An additional structural challenge was building Seattle’s highest above-grade pool on the rooftop. With a lack of transfer beams on floors eight through 40, a large transfer beam and secondary system in case of pool leakage had to be installed on top of the structure, making it “top heavy.”

    The addition of a nearly 20-foot hemlock tree on the roof earlier this year took some structural engineering gymnastics, but resulted in a beautiful rooftop space surrounded by an invisible “ah-ha” wall, creating the code-required vertical barrier while preserving uninterrupted views of Seattle, as if from a mountain top. In fact, there are two USGS brass survey markers embedded in rock at points identifying Mount Rainier and Mount Baker.

    Neighborhood transformation

    While the design of the tower is dramatic, the transformation of Denny Triangle and respect for the residential feel and pedestrian experience is also something special.

    Until recently, Denny Triangle was known for its surface parking lots, bars and low-rise buildings. A relatively blank canvas, it presented a wonderful opportunity to further connect Capitol Hill to the burgeoning South Lake Union neighborhood by way of pedestrian and bike-friendly thoroughfares.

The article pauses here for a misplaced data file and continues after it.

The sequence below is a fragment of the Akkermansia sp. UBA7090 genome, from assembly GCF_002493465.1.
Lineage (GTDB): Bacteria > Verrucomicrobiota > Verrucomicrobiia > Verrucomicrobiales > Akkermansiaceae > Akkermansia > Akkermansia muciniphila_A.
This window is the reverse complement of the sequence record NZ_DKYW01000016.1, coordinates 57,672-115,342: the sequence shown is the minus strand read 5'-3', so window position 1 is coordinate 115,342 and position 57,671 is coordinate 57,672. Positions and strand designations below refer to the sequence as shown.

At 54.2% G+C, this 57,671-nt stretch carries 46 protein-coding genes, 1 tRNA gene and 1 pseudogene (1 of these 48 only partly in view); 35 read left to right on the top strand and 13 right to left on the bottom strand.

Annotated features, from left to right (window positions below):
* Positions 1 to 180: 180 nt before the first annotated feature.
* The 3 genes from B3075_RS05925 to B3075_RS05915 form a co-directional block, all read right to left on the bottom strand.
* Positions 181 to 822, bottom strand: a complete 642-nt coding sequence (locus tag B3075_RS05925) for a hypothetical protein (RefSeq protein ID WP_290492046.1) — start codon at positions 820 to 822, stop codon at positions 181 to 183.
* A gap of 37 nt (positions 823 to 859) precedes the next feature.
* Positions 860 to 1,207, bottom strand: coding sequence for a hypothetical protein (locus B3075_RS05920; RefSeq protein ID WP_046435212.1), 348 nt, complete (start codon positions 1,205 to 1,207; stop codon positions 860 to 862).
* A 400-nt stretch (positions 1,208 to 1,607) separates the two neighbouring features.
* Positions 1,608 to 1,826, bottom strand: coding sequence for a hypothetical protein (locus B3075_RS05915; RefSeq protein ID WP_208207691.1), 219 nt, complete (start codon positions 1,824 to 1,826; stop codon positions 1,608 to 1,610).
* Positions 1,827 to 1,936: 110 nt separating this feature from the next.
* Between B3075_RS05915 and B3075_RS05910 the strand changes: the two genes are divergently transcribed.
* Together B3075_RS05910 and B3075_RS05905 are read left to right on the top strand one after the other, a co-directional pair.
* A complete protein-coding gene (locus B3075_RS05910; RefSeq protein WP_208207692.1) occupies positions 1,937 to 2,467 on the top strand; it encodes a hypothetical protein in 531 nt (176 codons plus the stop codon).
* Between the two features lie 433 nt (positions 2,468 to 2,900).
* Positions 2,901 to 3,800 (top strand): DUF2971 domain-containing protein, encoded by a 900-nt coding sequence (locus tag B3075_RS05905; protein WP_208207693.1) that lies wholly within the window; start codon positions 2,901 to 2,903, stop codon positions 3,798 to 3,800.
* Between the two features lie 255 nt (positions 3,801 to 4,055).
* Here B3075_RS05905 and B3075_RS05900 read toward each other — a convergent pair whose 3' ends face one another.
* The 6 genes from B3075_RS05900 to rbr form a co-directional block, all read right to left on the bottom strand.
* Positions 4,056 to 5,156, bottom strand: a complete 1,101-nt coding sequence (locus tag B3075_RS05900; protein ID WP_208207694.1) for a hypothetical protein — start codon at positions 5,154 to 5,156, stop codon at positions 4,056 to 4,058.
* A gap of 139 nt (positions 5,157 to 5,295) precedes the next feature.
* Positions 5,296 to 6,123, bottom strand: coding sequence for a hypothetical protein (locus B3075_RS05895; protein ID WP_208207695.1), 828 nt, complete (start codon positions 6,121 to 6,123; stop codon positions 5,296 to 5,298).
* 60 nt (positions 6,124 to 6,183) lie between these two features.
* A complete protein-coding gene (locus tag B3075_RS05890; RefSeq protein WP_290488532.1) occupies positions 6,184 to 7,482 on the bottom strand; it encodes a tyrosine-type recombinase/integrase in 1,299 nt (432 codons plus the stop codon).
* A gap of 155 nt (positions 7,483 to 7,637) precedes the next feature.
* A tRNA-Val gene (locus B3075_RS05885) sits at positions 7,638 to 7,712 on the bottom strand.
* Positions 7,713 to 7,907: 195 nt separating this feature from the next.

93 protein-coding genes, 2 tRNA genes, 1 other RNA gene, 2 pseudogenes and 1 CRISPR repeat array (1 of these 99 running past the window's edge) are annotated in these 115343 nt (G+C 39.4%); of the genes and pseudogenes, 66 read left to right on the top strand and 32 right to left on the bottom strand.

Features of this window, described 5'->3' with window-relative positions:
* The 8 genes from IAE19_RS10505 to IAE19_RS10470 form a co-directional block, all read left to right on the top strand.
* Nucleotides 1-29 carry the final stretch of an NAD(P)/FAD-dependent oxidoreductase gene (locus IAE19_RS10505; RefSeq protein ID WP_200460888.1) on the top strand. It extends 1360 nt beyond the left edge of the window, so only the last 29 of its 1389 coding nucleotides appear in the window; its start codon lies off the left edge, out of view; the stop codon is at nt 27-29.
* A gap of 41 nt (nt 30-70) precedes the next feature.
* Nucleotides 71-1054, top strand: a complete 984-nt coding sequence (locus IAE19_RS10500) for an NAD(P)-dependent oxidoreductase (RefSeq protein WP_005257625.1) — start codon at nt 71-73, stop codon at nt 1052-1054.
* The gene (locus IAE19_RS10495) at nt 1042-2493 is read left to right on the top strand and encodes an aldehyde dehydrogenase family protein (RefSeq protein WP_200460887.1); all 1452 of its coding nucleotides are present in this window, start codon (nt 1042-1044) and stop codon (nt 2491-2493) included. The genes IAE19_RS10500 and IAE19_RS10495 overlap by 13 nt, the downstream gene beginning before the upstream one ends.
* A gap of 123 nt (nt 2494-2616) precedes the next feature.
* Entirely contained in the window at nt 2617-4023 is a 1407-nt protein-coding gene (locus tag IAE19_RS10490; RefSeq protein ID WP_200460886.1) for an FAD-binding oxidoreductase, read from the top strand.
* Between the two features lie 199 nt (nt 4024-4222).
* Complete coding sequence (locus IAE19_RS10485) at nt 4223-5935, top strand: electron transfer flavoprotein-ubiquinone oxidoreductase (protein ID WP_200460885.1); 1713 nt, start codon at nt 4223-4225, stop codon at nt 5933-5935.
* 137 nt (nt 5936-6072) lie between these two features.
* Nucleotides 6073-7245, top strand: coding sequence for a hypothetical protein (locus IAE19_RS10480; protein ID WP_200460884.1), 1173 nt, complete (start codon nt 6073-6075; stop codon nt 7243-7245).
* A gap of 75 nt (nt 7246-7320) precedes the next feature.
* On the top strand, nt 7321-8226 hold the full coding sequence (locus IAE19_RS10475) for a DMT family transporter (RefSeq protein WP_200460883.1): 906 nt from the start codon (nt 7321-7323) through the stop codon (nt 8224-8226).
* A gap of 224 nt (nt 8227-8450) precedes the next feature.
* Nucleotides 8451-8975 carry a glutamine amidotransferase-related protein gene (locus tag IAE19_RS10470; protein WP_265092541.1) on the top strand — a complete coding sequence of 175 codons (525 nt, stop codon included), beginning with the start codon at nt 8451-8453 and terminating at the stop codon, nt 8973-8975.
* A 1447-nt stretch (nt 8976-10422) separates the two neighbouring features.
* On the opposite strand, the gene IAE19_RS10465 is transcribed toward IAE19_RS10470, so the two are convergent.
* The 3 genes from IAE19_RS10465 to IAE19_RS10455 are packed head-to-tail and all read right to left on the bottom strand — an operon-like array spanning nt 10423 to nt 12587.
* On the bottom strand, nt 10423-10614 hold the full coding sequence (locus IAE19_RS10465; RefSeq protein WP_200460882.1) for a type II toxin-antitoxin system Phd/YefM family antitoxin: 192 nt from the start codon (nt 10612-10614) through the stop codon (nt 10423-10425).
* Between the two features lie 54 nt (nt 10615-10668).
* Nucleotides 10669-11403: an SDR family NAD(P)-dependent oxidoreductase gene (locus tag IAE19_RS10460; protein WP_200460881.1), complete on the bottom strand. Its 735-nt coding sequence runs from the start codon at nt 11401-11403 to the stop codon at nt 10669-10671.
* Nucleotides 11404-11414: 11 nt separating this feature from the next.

To avoid the look of traditional high-rises and respect the residential character of the street, the team worked to create a smaller-scale podium on the bottom of the building.

    Instead of having the glazing come all the way down to street-level, the podium was designed with terracotta and bay windows to feel more residential and reflect Capitol Hill’s classic red brick apartments. Wide transparent canopies, protective pedestrian landscaping, and careful lighting allow for a pleasant stroll down the street rather than increased hustle and bustle.

    Overall, the Kinects team persevered through the recession to deliver a developer’s dream of a high-rise without unnecessary structural beams. The building design respects and enhances the neighborhood feel while proving that innovative design does not need to be boring to be cost-effective.

    Kinects is accelerating the rebirth of one of downtown Seattle’s central neighborhoods, with new office towers, restaurants, retail, hotels and residences turning Denny Triangle into a vibrant urban community.


    John Marasco is the chief development officer of Security Properties; Joe Ferzli is a senior principal at Cary Kopczynski & Co.; and Mark Simpson is a principal at Bumgardner.